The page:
Mount Elgon National Park
Located in the east of the country on the border with Kenya, Mount Elgon National Park is named for the extinct volcano at its heart. Once the highest mountain in Africa, it has eroded over the 24 million years since its first eruption to a height of 14,176 feet and is now the eighth highest peak on the continent. Round trips to the summit take between four and seven days depending on the trail you choose, and include a descent into the 15-square-mile caldera. As you climb, look out for the majestic bearded vulture, which can often be seen wheeling overhead. Along with 300 bird species, the park is home to forest elephants and buffalo, bush pigs, and leopards.
Semuliki National Park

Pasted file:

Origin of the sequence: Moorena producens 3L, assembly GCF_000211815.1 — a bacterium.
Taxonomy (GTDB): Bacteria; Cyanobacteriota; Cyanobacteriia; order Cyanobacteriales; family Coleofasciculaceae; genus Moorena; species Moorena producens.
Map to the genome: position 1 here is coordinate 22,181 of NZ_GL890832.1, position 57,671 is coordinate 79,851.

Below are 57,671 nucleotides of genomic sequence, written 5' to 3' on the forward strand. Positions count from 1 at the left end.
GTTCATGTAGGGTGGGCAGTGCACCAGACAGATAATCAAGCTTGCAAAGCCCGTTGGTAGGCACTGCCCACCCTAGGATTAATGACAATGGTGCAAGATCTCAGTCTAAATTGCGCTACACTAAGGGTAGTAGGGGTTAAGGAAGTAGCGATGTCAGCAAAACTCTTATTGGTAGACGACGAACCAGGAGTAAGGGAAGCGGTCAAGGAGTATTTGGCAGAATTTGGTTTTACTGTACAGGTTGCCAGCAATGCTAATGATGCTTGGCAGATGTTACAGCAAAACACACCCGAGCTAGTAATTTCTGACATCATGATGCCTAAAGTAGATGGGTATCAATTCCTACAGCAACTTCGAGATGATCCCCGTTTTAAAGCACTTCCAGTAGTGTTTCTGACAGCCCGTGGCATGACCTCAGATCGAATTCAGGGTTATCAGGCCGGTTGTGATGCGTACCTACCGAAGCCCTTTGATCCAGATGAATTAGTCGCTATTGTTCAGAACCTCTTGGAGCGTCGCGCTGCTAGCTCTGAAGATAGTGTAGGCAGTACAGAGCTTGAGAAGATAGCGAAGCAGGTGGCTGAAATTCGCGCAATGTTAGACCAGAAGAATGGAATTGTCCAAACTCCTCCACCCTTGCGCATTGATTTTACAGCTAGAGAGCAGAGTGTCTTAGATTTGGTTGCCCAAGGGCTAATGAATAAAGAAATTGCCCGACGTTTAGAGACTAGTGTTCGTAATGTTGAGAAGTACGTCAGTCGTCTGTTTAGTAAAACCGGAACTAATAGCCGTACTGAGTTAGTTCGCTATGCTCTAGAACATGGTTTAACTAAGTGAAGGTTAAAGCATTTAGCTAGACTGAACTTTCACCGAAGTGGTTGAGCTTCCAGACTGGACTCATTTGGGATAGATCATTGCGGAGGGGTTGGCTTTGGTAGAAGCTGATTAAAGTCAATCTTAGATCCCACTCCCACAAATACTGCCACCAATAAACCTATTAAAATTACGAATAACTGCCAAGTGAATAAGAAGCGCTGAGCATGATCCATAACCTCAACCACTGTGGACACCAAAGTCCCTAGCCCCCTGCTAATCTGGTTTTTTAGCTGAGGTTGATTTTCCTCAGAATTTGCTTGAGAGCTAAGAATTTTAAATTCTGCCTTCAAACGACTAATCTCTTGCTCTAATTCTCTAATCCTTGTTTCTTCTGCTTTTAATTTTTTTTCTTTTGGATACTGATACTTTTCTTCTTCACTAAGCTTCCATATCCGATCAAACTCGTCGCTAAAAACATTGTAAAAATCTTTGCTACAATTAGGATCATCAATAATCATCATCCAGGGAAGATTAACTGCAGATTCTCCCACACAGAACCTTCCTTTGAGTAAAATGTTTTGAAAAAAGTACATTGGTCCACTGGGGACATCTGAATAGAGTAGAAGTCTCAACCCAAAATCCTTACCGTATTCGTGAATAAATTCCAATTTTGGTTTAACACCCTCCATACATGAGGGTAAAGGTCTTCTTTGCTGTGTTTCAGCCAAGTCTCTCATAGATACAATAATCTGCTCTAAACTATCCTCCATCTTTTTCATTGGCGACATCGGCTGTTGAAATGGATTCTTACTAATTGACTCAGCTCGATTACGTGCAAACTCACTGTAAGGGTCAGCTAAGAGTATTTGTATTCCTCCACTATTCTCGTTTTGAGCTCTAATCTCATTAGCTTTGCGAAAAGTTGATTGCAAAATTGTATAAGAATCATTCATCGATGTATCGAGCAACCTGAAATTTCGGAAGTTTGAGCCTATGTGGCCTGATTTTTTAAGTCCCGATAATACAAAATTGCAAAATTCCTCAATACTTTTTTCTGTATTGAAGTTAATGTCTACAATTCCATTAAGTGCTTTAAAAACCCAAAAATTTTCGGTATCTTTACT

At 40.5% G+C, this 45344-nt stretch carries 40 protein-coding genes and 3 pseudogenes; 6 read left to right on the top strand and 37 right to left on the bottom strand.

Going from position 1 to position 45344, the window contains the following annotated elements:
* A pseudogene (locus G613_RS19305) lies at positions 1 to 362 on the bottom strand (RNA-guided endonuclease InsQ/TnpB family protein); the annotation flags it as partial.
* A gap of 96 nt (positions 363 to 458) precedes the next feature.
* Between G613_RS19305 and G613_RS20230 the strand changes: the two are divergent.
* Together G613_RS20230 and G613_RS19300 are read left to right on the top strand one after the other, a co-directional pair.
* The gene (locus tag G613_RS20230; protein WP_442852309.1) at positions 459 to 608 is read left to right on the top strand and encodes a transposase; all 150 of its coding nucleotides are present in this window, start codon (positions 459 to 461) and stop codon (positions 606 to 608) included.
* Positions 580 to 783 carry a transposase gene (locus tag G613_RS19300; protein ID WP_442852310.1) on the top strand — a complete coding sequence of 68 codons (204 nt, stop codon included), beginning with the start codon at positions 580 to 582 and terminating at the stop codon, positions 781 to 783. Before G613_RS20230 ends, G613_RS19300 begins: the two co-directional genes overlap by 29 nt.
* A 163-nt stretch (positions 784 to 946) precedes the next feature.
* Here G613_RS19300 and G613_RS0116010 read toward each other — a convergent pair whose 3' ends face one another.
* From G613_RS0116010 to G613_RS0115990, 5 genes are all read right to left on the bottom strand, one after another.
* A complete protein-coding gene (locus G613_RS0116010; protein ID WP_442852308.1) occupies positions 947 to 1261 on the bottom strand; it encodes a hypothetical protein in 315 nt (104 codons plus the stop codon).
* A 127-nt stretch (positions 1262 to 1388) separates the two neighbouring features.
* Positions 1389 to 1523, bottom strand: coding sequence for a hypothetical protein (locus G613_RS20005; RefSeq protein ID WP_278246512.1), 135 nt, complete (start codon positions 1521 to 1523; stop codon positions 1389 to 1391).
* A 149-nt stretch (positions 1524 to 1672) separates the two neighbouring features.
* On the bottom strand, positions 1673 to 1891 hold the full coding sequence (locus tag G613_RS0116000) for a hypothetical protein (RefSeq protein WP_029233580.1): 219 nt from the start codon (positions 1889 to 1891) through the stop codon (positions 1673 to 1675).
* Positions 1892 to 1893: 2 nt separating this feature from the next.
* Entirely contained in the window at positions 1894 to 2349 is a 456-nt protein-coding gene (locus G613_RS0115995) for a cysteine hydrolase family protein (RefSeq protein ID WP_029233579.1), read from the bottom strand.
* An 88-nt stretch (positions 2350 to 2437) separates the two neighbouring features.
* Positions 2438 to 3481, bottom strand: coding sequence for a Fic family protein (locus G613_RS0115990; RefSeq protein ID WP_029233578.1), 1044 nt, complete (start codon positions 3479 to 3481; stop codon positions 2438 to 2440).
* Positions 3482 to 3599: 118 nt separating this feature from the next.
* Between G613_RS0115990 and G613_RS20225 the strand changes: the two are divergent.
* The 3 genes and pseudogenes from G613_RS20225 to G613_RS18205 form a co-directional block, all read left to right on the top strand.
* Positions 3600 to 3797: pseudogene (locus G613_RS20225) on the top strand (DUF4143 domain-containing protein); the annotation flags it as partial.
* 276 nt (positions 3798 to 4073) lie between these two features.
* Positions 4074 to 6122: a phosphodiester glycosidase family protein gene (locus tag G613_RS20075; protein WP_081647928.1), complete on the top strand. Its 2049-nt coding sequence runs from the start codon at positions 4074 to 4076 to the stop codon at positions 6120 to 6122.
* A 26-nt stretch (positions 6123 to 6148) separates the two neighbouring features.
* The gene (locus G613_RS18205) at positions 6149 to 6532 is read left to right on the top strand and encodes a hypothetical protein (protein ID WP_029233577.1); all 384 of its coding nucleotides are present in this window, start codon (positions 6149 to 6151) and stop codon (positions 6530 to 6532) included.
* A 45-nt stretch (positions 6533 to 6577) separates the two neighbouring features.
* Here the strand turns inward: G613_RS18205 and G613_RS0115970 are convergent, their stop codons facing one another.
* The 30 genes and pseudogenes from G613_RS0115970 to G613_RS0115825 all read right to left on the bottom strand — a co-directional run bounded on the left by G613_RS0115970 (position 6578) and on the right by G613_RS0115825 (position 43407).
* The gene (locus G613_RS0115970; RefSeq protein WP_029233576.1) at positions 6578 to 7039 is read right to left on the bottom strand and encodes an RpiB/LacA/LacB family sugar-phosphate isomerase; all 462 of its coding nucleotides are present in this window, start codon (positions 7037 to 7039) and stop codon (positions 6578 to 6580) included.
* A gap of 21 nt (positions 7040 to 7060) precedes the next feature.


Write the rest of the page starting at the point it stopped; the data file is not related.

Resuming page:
Semuliki National Park covers 85 square miles on the DRC border, close to Kibale National Park and the Mountains of the Moon. It protects East Africa’s only tract of true tropical lowland forest, itself an extension of the Congo’s ancient Ituri Forest. The latter was one of the only arboreal survivors of the last Ice Age. More Central African than East African in feel, Semuliki offers bubbling hot springs and woodland hiking trails, and 60 percent of Uganda’s forest-dwelling bird species. Amongst these are 46 species more commonly associated with the Guinea-Congo biome and consequently not seen anywhere else in East Africa. Mammal sightings include forest elephants and pygmy antelope, fanged deer, and the Central African red colobus.